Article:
11 Then God said, "Let the land produce vegetation: seed-bearing plants and trees on the land that bear fruit with seed in it, according to their various kinds." And it was so. 12 The land produced vegetation: plants bearing seed according to their kinds and trees bearing fruit with seed in it according to their kinds. And God saw that it was good. 13 And there was evening, and there was morning—the third day.

Again, an actual explanation of the formation of life is not necessary for this audience. It is enough to know that the land will be covered with plant life. It also does not defy common sense when the reality was just the opposite. By the way there is no reason to think that the order of creation was conserved from the original text. We are reading common sense from the Bronze Age where the option existed to re order the verses to have them fit appearances.

14 And God said, "Let there be lights in the expanse of the sky to separate the day from the night, and let them serve as signs to mark seasons and days and years, 15 and let them be lights in the expanse of the sky to give light on the earth." And it was so. 16 God made two great lights—the greater light to govern the day and the lesser light to govern the night. He also made the stars. 17 God set them in the expanse of the sky to give light on the earth, 18 to govern the day and the night, and to separate light from darkness. And God saw that it was good. 19 And there was evening, and there was morning—the fourth day.

It is time to explain the star filled heavens, so it never needs further discussion. We are sitting on land, surrounded by sky and water and are lit with stars and moon at night. We are almost there. Except why have we not named any stars after Uncle Joe or called them gods? Everyone else did just that. In fact, this reads as a text written by moderns and not by shamans.

In fact, once creation is begun, God acts like a government agent and most likely was in view of our conjecture.

20 And God said, "Let the water teem with living creatures, and let birds fly above the earth across the expanse of the sky." 21 So God created the great creatures of the sea and every living and moving thing with which the water teems, according to their kinds, and every winged bird according to its kind. And God saw that it was good. 22 God blessed them and said, "Be fruitful and increase in number and fill the water in the seas, and let the birds increase on the earth." 23 And there was evening, and there was morning—the fifth day.

We can finally let in all other life forms starting with the seas which is fine, but we also throw in the birds to get them out of the way. This is called poetic license.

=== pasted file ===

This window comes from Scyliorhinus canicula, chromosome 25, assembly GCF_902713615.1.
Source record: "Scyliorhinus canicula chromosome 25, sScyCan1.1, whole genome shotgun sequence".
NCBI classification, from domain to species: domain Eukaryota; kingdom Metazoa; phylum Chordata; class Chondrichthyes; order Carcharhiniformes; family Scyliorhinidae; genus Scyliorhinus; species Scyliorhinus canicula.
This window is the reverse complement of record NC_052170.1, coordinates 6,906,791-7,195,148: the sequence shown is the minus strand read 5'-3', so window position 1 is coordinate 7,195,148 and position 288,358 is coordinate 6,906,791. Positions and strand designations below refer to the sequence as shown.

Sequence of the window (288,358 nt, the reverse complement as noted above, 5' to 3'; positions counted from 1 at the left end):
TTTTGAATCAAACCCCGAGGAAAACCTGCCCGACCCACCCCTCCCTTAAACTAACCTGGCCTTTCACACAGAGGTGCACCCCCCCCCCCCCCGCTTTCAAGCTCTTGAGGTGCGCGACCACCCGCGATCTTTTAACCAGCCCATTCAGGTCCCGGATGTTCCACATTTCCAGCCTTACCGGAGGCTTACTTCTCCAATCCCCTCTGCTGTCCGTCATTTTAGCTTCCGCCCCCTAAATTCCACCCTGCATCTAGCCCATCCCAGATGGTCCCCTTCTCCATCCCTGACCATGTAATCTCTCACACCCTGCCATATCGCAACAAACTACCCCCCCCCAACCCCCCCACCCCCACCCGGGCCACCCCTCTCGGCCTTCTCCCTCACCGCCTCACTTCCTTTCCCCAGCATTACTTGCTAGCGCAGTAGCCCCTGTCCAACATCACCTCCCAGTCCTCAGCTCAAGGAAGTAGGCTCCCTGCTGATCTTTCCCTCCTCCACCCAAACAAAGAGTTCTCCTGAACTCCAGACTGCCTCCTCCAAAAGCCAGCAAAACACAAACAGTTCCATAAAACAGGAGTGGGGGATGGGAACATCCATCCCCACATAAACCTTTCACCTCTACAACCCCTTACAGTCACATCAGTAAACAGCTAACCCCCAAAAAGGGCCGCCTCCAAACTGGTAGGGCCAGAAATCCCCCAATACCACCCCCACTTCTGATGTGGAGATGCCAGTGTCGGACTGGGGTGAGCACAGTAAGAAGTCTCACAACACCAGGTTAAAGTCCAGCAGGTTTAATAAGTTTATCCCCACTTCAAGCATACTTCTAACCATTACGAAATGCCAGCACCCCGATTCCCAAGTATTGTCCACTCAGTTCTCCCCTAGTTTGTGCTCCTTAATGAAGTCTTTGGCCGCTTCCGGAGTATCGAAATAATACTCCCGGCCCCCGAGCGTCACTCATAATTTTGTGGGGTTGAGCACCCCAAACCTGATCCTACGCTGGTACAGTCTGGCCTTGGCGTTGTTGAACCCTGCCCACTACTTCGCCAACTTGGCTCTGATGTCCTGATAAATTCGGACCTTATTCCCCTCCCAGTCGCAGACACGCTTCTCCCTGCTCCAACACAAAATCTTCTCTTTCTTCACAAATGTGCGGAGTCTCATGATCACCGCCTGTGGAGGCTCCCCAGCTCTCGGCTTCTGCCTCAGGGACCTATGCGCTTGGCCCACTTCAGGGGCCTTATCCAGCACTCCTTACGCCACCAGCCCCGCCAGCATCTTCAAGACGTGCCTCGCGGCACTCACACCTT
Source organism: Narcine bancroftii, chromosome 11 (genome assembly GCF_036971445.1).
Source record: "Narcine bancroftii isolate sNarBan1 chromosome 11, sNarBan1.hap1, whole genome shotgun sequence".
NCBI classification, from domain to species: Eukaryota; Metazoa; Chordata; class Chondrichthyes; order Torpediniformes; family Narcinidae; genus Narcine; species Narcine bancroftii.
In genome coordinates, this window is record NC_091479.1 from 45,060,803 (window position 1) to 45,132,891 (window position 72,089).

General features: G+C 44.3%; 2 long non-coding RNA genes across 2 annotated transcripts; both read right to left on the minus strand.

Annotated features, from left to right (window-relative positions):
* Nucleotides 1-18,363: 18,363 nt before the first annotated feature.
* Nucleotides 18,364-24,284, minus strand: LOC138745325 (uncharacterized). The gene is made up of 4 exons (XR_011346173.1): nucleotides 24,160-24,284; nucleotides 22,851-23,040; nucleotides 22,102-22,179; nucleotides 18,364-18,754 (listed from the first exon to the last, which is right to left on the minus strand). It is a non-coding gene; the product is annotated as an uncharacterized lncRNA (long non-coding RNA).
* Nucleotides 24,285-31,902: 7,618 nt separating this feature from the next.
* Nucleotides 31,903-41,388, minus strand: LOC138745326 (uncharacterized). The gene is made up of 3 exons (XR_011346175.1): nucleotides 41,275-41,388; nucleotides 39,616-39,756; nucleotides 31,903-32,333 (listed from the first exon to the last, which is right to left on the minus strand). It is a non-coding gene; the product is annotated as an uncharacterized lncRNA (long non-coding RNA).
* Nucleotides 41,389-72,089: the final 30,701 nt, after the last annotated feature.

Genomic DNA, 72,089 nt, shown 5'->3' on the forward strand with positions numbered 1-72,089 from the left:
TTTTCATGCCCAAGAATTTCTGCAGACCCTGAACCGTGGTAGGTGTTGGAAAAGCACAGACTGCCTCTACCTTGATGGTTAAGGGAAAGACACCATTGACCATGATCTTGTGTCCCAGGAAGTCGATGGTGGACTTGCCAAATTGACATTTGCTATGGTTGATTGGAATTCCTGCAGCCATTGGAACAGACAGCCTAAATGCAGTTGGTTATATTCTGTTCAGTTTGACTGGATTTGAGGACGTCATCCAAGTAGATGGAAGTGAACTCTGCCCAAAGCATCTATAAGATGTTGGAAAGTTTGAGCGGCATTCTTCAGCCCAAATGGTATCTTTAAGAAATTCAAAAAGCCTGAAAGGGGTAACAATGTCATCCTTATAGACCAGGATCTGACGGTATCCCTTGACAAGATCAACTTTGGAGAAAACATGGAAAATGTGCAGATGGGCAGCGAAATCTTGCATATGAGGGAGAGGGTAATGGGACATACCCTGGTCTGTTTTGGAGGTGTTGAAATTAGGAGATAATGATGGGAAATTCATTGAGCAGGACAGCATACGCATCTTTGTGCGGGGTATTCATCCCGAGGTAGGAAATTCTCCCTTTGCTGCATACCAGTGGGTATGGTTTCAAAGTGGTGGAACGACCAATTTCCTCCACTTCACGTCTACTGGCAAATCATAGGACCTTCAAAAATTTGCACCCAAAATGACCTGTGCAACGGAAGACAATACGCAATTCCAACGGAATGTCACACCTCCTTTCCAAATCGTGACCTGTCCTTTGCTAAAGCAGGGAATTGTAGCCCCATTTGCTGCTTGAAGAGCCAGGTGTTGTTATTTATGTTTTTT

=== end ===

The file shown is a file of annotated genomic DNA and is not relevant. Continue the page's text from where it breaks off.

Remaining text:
24 And God said, "Let the land produce living creatures according to their kinds: livestock, creatures that move along the ground, and wild animals, each according to its kind." And it was so. 25 God made the wild animals according to their kinds, the livestock according to their kinds, and all the creatures that move along the ground according to their kinds. And God saw that it was good.

And on we go to the land animals, including the domesticated stock surrounding them. Again we are slapping paint on the canvass as efficiently as possible.

26 Then God said, "Let us make man in our image, in our likeness, and let them rule over the fish of the sea and the birds of the air, over the livestock, over all the earth, [b] and over all the creatures that move along the ground."

As a last step humanity is created.

27 So God created man in his own image, in the image of God he created him; male and female he created them.

28 God blessed them and said to them, "Be fruitful and increase in number; fill the earth and subdue it. Rule over the fish of the sea and the birds of the air and over every living creature that moves on the ground."

29 Then God said, "I give you every seed-bearing plant on the face of the whole earth and every tree that has fruit with seed in it. They will be yours for food. 30 And to all the beasts of the earth and all the birds of the air and all the creatures that move on the ground—everything that has the breath of life in it—I give every green plant for food." And it was so.

Man is given the explicit task of taming all this. Why did this have to be said at all? Was this not a natural assumption? Yet a group of new settlers could be told this as they began to take charge. God is welcoming them to their new world.

31 God saw all that he had made, and it was very good. And there was evening, and there was morning—the sixth day.

Here we are with a few short verses, with a wonderfully modern explanation of the establishment of man’s place on earth. There are no sub gods or wars and the phraseology would do good service to describe out own understanding of the evolution of life and our cosmos though a little jumbled. God appears as the colonizer in chief and is introduced as a spirit at the beginning to initiate a theological interpretation instead of a real event.